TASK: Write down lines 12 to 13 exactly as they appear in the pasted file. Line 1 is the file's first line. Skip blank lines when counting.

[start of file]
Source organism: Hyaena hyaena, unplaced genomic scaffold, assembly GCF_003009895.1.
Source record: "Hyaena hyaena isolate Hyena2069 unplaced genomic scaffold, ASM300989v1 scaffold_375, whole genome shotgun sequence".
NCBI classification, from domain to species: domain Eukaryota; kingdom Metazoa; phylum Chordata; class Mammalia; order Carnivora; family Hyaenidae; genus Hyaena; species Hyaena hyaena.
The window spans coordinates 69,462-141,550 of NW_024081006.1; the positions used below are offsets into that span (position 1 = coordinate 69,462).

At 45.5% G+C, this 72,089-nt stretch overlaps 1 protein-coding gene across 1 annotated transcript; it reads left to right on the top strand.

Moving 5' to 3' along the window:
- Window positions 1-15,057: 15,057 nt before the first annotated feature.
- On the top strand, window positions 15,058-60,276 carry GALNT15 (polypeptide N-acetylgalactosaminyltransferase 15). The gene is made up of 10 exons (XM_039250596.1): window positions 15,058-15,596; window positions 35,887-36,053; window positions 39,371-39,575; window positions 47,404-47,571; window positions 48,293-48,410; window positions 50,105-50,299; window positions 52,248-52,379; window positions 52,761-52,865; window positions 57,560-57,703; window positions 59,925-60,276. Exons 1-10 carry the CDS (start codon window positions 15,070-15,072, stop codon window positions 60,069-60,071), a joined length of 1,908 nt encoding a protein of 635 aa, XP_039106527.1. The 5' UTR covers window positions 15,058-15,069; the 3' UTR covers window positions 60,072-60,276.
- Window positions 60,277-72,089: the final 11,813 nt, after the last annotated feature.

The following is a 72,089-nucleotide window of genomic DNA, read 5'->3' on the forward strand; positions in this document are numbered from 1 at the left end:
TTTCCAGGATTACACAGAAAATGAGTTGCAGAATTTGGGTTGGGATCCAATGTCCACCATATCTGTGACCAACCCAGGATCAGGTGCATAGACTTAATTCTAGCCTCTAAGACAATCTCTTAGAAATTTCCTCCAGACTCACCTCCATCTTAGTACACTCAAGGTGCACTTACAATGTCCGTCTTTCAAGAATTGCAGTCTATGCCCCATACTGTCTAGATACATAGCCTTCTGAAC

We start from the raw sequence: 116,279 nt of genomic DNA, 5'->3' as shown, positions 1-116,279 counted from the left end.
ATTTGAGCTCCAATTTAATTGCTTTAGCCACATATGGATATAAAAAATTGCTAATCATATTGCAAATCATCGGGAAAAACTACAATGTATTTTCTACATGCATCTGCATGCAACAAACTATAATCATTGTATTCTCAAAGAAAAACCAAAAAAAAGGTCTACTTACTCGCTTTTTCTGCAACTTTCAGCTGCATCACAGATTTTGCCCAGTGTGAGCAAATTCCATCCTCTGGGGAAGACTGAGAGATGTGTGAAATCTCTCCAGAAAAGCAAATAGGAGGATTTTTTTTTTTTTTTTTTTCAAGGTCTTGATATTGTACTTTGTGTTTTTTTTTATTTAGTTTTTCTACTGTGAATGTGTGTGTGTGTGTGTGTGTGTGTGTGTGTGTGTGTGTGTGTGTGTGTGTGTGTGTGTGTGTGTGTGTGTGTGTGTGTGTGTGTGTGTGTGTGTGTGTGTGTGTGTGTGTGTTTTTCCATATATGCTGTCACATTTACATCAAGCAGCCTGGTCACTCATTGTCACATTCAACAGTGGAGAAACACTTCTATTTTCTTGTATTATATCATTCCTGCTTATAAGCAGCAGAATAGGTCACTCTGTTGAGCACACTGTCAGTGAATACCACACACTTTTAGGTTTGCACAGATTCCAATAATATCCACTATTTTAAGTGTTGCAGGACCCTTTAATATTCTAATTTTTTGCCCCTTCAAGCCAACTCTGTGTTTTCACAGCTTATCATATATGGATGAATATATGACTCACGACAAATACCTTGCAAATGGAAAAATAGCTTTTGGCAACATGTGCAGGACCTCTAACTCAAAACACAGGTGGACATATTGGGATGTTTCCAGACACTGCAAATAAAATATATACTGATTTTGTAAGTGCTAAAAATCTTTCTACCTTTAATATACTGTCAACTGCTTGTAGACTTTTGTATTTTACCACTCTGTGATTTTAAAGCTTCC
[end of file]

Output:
We start from the raw sequence: 116,279 nt of genomic DNA, 5'->3' as shown, positions 1-116,279 counted from the left end.
ATTTGAGCTCCAATTTAATTGCTTTAGCCACATATGGATATAAAAAATTGCTAATCATATTGCAAATCATCGGGAAAAACTACAATGTATTTTCTACATGCATCTGCATGCAACAAACTATAATCATTGTATTCTCAAAGAAAAACCAAAAAAAAGGTCTACTTACTCGCTTTTTCTGCAACTTTCAGCTGCATCACAGATTTTGCCCAGTGTGAGCAAATTCCATCCTCTGGGGAAGACTGAGAGATGTGTGAAATCTCTCCAGAAAAGCAAATAGGAGGATTTTTTTTTTTTTTTTTTTCAAGGTCTTGATATTGTACTTTGTGTTTTTTTTTATTTAGTTTTTCTACTGTGAATGTGTGTGTGTGTGTGTGTGTGTGTGTGTGTGTGTGTGTGTGTGTGTGTGTGTGTGTGTGTGTGTGTGTGTGTGTGTGTGTGTGTGTGTGTGTGTGTGTGTGTGTGTGTGTGTTTTTCCATATATGCTGTCACATTTACATCAAGCAGCCTGGTCACTCATTGTCACATTCAACAGTGGAGAAACACTTCTATTTTCTTGTATTATATCATTCCTGCTTATAAGCAGCAGAATAGGTCACTCTGTTGAGCACACTGTCAGTGAATACCACACACTTTTAGGTTTGCACAGATTCCAATAATATCCACTATTTTAAGTGTTGCAGGACCCTTTAATATTCTAATTTTTTGCCCCTTCAAGCCAACTCTGTGTTTTCACAGCTTATCATATATGGATGAATATATGACTCACGACAAATACCTTGCAAATGGAAAAATAGCTTTTGGCAACATGTGCAGGACCTCTAACTCAAAACACAGGTGGACATATTGGGATGTTTCCAGACACTGCAAATAAAATATATACTGATTTTGTAAGTGCTAAAAATCTTTCTACCTTTAATATACTGTCAACTGCTTGTAGACTTTTGTATTTTACCACTCTGTGATTTTAAAGCTTCC